Reason and Faith
PAOLO MONTI On the Rationality of Social Practices 103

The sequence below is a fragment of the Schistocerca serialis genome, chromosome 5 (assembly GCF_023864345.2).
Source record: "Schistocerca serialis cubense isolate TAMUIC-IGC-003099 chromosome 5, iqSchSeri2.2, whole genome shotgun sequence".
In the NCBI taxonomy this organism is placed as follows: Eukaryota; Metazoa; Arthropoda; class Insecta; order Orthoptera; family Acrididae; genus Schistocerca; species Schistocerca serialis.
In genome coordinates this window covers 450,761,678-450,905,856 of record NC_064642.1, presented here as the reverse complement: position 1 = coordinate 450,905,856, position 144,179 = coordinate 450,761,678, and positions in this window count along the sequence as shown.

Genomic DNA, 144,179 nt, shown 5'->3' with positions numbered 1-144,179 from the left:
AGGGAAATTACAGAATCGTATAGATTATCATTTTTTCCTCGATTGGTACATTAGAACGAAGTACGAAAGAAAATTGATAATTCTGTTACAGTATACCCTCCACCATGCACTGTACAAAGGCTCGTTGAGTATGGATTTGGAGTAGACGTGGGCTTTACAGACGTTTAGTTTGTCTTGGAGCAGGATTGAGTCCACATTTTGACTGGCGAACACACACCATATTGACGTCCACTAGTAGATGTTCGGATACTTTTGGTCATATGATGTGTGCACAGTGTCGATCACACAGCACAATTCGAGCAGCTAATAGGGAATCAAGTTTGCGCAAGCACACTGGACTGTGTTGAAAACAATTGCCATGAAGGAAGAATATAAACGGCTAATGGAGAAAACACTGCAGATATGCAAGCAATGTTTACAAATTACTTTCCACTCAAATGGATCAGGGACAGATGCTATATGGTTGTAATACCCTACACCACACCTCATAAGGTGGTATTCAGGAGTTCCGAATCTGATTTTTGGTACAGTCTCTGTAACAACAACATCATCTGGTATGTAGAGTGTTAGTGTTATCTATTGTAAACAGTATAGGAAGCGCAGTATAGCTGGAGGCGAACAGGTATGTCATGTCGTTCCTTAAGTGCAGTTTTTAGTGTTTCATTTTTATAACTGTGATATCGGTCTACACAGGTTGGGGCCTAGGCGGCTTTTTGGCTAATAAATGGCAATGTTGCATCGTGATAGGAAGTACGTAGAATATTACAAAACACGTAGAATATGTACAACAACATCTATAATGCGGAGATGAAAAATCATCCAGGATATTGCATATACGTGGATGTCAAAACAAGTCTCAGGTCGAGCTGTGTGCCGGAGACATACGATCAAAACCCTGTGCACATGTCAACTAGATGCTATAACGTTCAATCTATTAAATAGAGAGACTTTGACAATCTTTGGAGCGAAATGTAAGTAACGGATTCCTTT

On the Rationality of Social Practices PAOLO MONTI Social Practices as a Speculative Question Between the 1970s and the 1980s social practices were the object of theo- retical research in some areas of sociology and cultural anthropology, to meet the need to integrate structuralist, functionalist or Marxist objectiv- ist theories of society by using more sensitive types of approach to social actors, who were viewed as subjects capable of individual decisions, ac- tions and interpretations. In particular, the role of reflexion on social prac- tices became more relevant in the critique of society as an organic, unified whole, also stressing an alternative to liberal outlooks and describing soci- ety in the basic terms of relationships between individuals. The concept of social practices was thus the object of a number of studies, partly converging towards a shared nucleus, partly diverging in terms of both their specific contents and their different origins. Among the various authors relevant to the positioning of this topic between socio- logy and philosophy are M. Foucault, P. Bourdieu, A. Giddens, G.H. Mead, A. MacIntyre, Ch. Taylor. Despite some obvious differences, their studies share some features and intentions. As T. Schatzki notes in his main work dedicated to this topic, “These conceptions do, however, in my view, share at least one important trait: the idea that practices are the site where un- derstanding is structured and intelligibility articulated”1. On the whole, such reflexions actually agree in considering social practices not only an occasional cooperative composition of individuals’...
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